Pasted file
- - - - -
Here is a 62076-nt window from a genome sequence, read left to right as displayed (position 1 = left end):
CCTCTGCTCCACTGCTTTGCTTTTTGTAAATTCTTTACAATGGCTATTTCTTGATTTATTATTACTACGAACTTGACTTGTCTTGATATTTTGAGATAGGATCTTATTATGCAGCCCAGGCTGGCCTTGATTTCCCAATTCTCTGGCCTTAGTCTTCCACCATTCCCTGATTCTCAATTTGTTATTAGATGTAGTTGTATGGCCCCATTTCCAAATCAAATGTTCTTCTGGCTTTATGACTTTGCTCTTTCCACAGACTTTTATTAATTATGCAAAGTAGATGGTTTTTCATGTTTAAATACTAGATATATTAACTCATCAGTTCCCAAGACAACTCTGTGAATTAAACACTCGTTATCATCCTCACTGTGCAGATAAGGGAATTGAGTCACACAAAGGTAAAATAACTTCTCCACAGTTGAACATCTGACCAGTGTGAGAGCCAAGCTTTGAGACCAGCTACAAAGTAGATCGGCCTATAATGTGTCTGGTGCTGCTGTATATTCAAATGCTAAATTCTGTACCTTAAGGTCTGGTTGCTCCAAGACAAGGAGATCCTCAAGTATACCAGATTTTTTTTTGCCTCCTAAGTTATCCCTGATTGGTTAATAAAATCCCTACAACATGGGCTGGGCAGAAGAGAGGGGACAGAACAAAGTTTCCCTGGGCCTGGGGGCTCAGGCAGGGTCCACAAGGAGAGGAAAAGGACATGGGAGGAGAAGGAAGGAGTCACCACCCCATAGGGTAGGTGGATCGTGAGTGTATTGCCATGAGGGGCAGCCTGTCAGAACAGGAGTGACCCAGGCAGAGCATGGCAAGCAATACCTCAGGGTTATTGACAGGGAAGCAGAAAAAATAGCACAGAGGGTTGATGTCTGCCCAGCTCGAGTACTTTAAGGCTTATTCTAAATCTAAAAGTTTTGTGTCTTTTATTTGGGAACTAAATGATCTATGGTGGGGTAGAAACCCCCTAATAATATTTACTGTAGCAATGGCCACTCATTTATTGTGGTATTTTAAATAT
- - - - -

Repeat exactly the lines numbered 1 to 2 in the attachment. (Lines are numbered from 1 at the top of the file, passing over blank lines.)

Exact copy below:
Here is a 62076-nt window from a genome sequence, read left to right as displayed (position 1 = left end):
CCTCTGCTCCACTGCTTTGCTTTTTGTAAATTCTTTACAATGGCTATTTCTTGATTTATTATTACTACGAACTTGACTTGTCTTGATATTTTGAGATAGGATCTTATTATGCAGCCCAGGCTGGCCTTGATTTCCCAATTCTCTGGCCTTAGTCTTCCACCATTCCCTGATTCTCAATTTGTTATTAGATGTAGTTGTATGGCCCCATTTCCAAATCAAATGTTCTTCTGGCTTTATGACTTTGCTCTTTCCACAGACTTTTATTAATTATGCAAAGTAGATGGTTTTTCATGTTTAAATACTAGATATATTAACTCATCAGTTCCCAAGACAACTCTGTGAATTAAACACTCGTTATCATCCTCACTGTGCAGATAAGGGAATTGAGTCACACAAAGGTAAAATAACTTCTCCACAGTTGAACATCTGACCAGTGTGAGAGCCAAGCTTTGAGACCAGCTACAAAGTAGATCGGCCTATAATGTGTCTGGTGCTGCTGTATATTCAAATGCTAAATTCTGTACCTTAAGGTCTGGTTGCTCCAAGACAAGGAGATCCTCAAGTATACCAGATTTTTTTTTGCCTCCTAAGTTATCCCTGATTGGTTAATAAAATCCCTACAACATGGGCTGGGCAGAAGAGAGGGGACAGAACAAAGTTTCCCTGGGCCTGGGGGCTCAGGCAGGGTCCACAAGGAGAGGAAAAGGACATGGGAGGAGAAGGAAGGAGTCACCACCCCATAGGGTAGGTGGATCGTGAGTGTATTGCCATGAGGGGCAGCCTGTCAGAACAGGAGTGACCCAGGCAGAGCATGGCAAGCAATACCTCAGGGTTATTGACAGGGAAGCAGAAAAAATAGCACAGAGGGTTGATGTCTGCCCAGCTCGAGTACTTTAAGGCTTATTCTAAATCTAAAAGTTTTGTGTCTTTTATTTGGGAACTAAATGATCTATGGTGGGGTAGAAACCCCCTAATAATATTTACTGTAGCAATGGCCACTCATTTATTGTGGTATTTTAAATAT